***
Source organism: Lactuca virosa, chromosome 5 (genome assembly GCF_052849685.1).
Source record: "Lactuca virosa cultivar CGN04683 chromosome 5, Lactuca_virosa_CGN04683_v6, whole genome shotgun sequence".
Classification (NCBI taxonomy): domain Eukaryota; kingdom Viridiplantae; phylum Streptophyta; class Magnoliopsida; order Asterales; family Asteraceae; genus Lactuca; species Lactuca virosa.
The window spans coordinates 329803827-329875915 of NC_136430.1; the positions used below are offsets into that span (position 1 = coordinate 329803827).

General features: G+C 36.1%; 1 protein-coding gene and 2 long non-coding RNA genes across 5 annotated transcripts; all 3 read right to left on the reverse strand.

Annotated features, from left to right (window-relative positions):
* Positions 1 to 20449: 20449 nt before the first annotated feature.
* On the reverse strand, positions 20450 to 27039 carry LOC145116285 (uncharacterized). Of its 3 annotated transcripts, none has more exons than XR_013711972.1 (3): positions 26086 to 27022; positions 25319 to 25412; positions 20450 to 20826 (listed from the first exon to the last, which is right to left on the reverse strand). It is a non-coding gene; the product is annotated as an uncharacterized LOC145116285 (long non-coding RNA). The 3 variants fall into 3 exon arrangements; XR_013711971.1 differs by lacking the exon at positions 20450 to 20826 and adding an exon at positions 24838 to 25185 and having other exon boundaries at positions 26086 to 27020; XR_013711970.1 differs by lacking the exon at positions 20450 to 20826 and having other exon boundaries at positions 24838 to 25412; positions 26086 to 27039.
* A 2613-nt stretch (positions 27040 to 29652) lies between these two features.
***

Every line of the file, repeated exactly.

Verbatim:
Source organism: Lactuca virosa, chromosome 5 (genome assembly GCF_052849685.1).
Source record: "Lactuca virosa cultivar CGN04683 chromosome 5, Lactuca_virosa_CGN04683_v6, whole genome shotgun sequence".
Classification (NCBI taxonomy): domain Eukaryota; kingdom Viridiplantae; phylum Streptophyta; class Magnoliopsida; order Asterales; family Asteraceae; genus Lactuca; species Lactuca virosa.
The window spans coordinates 329803827-329875915 of NC_136430.1; the positions used below are offsets into that span (position 1 = coordinate 329803827).

General features: G+C 36.1%; 1 protein-coding gene and 2 long non-coding RNA genes across 5 annotated transcripts; all 3 read right to left on the reverse strand.

Annotated features, from left to right (window-relative positions):
* Positions 1 to 20449: 20449 nt before the first annotated feature.
* On the reverse strand, positions 20450 to 27039 carry LOC145116285 (uncharacterized). Of its 3 annotated transcripts, none has more exons than XR_013711972.1 (3): positions 26086 to 27022; positions 25319 to 25412; positions 20450 to 20826 (listed from the first exon to the last, which is right to left on the reverse strand). It is a non-coding gene; the product is annotated as an uncharacterized LOC145116285 (long non-coding RNA). The 3 variants fall into 3 exon arrangements; XR_013711971.1 differs by lacking the exon at positions 20450 to 20826 and adding an exon at positions 24838 to 25185 and having other exon boundaries at positions 26086 to 27020; XR_013711970.1 differs by lacking the exon at positions 20450 to 20826 and having other exon boundaries at positions 24838 to 25412; positions 26086 to 27039.
* A 2613-nt stretch (positions 27040 to 29652) lies between these two features.